In 2000, Air Max Plus technology took center stage with the massive hit Air Max Plus. Nike also released the Air Tuned Sovereign and Air Tuned Precision for women, and the Air Tuned Sirocco and Air Tuned Max for men. The Air Tuned Max and Air Tuned Precision were special because they were the first sneakers to feature full-length visible Tuned Air units. The goal of Tuned Air was to give the runner a more stable ride compared to other Air Max models without compromising cushioning.

The Air Max Tailwind line continued in 2000 with the Tailwind 5, which featured Tuned Air instead of an Air Max heel unit. There was also a visible Air-Sole unit in the forefoot, for the runner seeking great cushioning, durability, and support.

The Air Max 2000 running shoe continued to evolve with both better cushioning and support, and also featured a visible full-length Tuned Air unit. It was part of the Alpha Project – Nike’s multi-year strategy to advance technology and design in thoughtful and creative ways. The Air Max Tailwind 6 again featured Tuned Air in the heel and some pretty flashy colorways, like the glacier/navy/coast for women and the grey/maize/white/navy for men.

2001

The Air Max in 2001 started to look much different, with straight lines instead of the zigzag pattern seen on the AM 2000. Heading into its fourth year, the Air Max Plus continued to be a hit and Nike continued to release new colorways. That year, the Air Max Plus 3 made its debut, featuring Tuned Air in the heel. It was nowhere near as popular as the original, though.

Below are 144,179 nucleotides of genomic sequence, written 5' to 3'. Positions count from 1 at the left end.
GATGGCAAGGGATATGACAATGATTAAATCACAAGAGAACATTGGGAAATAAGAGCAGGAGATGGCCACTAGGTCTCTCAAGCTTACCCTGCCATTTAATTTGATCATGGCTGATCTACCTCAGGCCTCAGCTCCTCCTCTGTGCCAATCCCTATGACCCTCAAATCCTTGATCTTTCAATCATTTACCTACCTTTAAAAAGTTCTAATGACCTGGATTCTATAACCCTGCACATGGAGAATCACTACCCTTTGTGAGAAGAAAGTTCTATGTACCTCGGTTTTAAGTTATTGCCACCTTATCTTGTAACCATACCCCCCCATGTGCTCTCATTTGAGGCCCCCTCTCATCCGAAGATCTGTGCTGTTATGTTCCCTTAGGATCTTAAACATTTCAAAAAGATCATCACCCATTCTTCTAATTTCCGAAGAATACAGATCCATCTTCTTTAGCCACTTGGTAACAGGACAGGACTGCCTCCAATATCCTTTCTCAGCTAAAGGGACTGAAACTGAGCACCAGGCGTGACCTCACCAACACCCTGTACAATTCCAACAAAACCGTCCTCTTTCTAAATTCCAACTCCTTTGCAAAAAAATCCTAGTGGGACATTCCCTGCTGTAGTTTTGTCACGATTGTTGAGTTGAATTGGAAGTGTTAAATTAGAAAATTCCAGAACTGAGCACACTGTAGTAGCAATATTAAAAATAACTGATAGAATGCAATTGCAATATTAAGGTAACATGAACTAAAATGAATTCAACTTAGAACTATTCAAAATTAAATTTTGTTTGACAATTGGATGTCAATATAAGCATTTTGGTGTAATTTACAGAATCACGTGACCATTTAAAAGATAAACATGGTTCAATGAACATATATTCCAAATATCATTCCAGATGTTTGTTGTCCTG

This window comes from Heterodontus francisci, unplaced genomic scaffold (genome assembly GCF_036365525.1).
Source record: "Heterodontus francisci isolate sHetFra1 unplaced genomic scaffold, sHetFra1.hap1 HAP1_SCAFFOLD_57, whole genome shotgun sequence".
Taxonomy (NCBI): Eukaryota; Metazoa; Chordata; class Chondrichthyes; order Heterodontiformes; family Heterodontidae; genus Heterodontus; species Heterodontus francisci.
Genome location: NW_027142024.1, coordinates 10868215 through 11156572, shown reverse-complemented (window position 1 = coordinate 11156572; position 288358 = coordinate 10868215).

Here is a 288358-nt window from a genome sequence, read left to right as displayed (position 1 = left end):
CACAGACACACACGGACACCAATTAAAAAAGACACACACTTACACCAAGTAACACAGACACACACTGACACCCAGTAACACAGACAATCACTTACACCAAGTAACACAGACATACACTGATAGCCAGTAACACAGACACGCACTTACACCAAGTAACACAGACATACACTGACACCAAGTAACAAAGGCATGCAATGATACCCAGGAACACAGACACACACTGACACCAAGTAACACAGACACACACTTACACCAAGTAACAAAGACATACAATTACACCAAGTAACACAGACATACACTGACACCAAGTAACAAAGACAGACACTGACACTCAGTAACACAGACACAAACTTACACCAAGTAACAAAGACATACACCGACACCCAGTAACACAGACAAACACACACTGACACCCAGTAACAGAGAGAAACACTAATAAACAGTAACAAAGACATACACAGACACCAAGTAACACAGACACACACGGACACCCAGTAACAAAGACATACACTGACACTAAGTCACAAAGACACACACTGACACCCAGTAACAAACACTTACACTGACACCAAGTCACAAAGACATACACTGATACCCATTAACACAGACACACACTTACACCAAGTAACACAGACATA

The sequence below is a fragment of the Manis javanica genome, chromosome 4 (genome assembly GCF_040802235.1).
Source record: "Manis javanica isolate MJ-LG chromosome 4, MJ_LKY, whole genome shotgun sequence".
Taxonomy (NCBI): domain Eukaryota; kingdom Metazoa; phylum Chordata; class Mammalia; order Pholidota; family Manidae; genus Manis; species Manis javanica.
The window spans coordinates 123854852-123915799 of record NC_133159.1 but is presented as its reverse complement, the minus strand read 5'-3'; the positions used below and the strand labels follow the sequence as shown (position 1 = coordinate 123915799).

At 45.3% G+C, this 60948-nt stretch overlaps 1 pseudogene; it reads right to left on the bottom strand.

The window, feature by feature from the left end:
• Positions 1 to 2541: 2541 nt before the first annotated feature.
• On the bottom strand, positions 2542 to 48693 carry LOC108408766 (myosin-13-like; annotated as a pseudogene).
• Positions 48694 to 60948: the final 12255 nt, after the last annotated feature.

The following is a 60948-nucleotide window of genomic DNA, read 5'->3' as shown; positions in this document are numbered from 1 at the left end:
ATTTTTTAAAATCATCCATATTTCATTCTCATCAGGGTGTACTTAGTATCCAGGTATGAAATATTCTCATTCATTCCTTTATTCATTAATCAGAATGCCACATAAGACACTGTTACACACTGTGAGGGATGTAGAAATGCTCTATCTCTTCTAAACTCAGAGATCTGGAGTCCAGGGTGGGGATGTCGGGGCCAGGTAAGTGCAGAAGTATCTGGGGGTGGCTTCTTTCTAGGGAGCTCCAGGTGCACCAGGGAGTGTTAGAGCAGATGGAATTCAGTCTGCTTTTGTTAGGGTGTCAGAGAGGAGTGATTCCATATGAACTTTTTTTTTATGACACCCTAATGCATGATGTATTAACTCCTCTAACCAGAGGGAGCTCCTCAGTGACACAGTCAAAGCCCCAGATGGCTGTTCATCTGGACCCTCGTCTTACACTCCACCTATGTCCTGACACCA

2002

In 2002, we were introduced to the Air Max Glare for women, the Air Max Tailwind 7, the Air Max Plus 4, and the Air Max Plus Slip-On inspired by the OG.

2003

Out of all the models, the Air Max featured in the 2003 catalogs deserves the most attention and is most deserving of retro consideration. The introduction of visible Tubular Air gave the sole a dramatically different look, and while the Tubular Air didn’t catch on it transformed into the fresh and modern sole we know today.

Also of note in 2003 was the Air Max Bambino for women, with a price tag of just $89.99. The Tailwind also returned to Air Max cushioning in the heel as opposed to Tuned Air in ’03, and Nike released a fifth version of the Air Max Plus featuring a double-lasted stretch synthetic upper.

Throughout these catalog pages, it’s worth noting that Nike was not retroing any models yet. It was pedal to the metal, full steam ahead, with all new models every year (except for a few new Air Max 95 colors and the continuation of the successful Air Max Plus). We are definitely in an interesting time period right now, where sneakerheads crave the latest models, but also want sneakers from the past. Only time will tell if consumers will continue to want the old and the new – I’m hoping it’s both.